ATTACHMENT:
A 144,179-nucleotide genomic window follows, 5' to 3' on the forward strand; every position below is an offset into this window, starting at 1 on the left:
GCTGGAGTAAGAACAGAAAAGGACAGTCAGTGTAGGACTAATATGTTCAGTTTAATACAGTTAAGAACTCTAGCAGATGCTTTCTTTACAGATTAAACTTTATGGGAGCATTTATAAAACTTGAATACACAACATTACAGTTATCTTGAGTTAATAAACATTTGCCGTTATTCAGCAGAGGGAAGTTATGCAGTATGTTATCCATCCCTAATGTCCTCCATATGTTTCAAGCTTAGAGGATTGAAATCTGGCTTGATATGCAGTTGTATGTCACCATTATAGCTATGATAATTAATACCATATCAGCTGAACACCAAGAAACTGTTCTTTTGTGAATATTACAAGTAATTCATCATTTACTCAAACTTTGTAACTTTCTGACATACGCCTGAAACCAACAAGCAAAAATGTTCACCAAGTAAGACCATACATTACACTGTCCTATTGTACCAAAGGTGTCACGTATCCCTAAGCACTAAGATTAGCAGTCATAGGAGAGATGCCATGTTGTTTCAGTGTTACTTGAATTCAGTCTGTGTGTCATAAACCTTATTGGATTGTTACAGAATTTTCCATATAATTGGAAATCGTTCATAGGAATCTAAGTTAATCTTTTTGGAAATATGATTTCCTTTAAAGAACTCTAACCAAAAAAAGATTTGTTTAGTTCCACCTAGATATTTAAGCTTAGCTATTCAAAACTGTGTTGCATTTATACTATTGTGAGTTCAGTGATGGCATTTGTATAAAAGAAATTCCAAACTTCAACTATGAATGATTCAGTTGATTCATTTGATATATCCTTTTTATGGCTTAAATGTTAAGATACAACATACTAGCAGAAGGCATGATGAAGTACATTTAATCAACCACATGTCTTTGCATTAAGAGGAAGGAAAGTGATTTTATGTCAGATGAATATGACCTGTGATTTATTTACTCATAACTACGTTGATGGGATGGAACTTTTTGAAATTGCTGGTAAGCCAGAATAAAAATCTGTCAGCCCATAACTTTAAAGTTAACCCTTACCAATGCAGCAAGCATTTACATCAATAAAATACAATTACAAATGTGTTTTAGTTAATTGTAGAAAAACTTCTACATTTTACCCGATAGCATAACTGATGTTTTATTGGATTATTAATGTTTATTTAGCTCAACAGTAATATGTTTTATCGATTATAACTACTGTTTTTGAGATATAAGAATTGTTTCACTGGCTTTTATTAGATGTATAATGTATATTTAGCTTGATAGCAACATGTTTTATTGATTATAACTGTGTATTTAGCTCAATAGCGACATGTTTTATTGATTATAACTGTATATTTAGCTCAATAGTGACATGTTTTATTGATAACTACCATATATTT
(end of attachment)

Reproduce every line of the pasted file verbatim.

A 144,179-nucleotide genomic window follows, 5' to 3' on the forward strand; every position below is an offset into this window, starting at 1 on the left:
GCTGGAGTAAGAACAGAAAAGGACAGTCAGTGTAGGACTAATATGTTCAGTTTAATACAGTTAAGAACTCTAGCAGATGCTTTCTTTACAGATTAAACTTTATGGGAGCATTTATAAAACTTGAATACACAACATTACAGTTATCTTGAGTTAATAAACATTTGCCGTTATTCAGCAGAGGGAAGTTATGCAGTATGTTATCCATCCCTAATGTCCTCCATATGTTTCAAGCTTAGAGGATTGAAATCTGGCTTGATATGCAGTTGTATGTCACCATTATAGCTATGATAATTAATACCATATCAGCTGAACACCAAGAAACTGTTCTTTTGTGAATATTACAAGTAATTCATCATTTACTCAAACTTTGTAACTTTCTGACATACGCCTGAAACCAACAAGCAAAAATGTTCACCAAGTAAGACCATACATTACACTGTCCTATTGTACCAAAGGTGTCACGTATCCCTAAGCACTAAGATTAGCAGTCATAGGAGAGATGCCATGTTGTTTCAGTGTTACTTGAATTCAGTCTGTGTGTCATAAACCTTATTGGATTGTTACAGAATTTTCCATATAATTGGAAATCGTTCATAGGAATCTAAGTTAATCTTTTTGGAAATATGATTTCCTTTAAAGAACTCTAACCAAAAAAAGATTTGTTTAGTTCCACCTAGATATTTAAGCTTAGCTATTCAAAACTGTGTTGCATTTATACTATTGTGAGTTCAGTGATGGCATTTGTATAAAAGAAATTCCAAACTTCAACTATGAATGATTCAGTTGATTCATTTGATATATCCTTTTTATGGCTTAAATGTTAAGATACAACATACTAGCAGAAGGCATGATGAAGTACATTTAATCAACCACATGTCTTTGCATTAAGAGGAAGGAAAGTGATTTTATGTCAGATGAATATGACCTGTGATTTATTTACTCATAACTACGTTGATGGGATGGAACTTTTTGAAATTGCTGGTAAGCCAGAATAAAAATCTGTCAGCCCATAACTTTAAAGTTAACCCTTACCAATGCAGCAAGCATTTACATCAATAAAATACAATTACAAATGTGTTTTAGTTAATTGTAGAAAAACTTCTACATTTTACCCGATAGCATAACTGATGTTTTATTGGATTATTAATGTTTATTTAGCTCAACAGTAATATGTTTTATCGATTATAACTACTGTTTTTGAGATATAAGAATTGTTTCACTGGCTTTTATTAGATGTATAATGTATATTTAGCTTGATAGCAACATGTTTTATTGATTATAACTGTGTATTTAGCTCAATAGCGACATGTTTTATTGATTATAACTGTATATTTAGCTCAATAGTGACATGTTTTATTGATAACTACCATATATTT